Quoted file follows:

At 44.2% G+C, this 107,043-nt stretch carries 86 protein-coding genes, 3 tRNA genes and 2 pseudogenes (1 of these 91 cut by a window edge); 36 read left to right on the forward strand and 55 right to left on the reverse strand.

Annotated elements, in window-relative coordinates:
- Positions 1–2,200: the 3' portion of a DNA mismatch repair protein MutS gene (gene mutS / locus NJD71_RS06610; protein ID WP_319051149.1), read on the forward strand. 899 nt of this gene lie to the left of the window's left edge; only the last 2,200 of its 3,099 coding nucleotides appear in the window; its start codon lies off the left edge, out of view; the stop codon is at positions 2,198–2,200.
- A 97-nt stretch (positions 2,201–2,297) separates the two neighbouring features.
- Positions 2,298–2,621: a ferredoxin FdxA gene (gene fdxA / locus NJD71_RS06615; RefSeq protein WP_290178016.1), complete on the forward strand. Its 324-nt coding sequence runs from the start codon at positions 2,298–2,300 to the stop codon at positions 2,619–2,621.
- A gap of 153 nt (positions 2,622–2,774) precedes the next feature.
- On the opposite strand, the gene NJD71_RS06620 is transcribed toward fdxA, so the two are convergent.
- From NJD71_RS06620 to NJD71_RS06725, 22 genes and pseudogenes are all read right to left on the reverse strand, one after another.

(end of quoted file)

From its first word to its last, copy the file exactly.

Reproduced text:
At 44.2% G+C, this 107,043-nt stretch carries 86 protein-coding genes, 3 tRNA genes and 2 pseudogenes (1 of these 91 cut by a window edge); 36 read left to right on the forward strand and 55 right to left on the reverse strand.

Annotated elements, in window-relative coordinates:
- Positions 1–2,200: the 3' portion of a DNA mismatch repair protein MutS gene (gene mutS / locus NJD71_RS06610; protein ID WP_319051149.1), read on the forward strand. 899 nt of this gene lie to the left of the window's left edge; only the last 2,200 of its 3,099 coding nucleotides appear in the window; its start codon lies off the left edge, out of view; the stop codon is at positions 2,198–2,200.
- A 97-nt stretch (positions 2,201–2,297) separates the two neighbouring features.
- Positions 2,298–2,621: a ferredoxin FdxA gene (gene fdxA / locus NJD71_RS06615; RefSeq protein WP_290178016.1), complete on the forward strand. Its 324-nt coding sequence runs from the start codon at positions 2,298–2,300 to the stop codon at positions 2,619–2,621.
- A gap of 153 nt (positions 2,622–2,774) precedes the next feature.
- On the opposite strand, the gene NJD71_RS06620 is transcribed toward fdxA, so the two are convergent.
- From NJD71_RS06620 to NJD71_RS06725, 22 genes and pseudogenes are all read right to left on the reverse strand, one after another.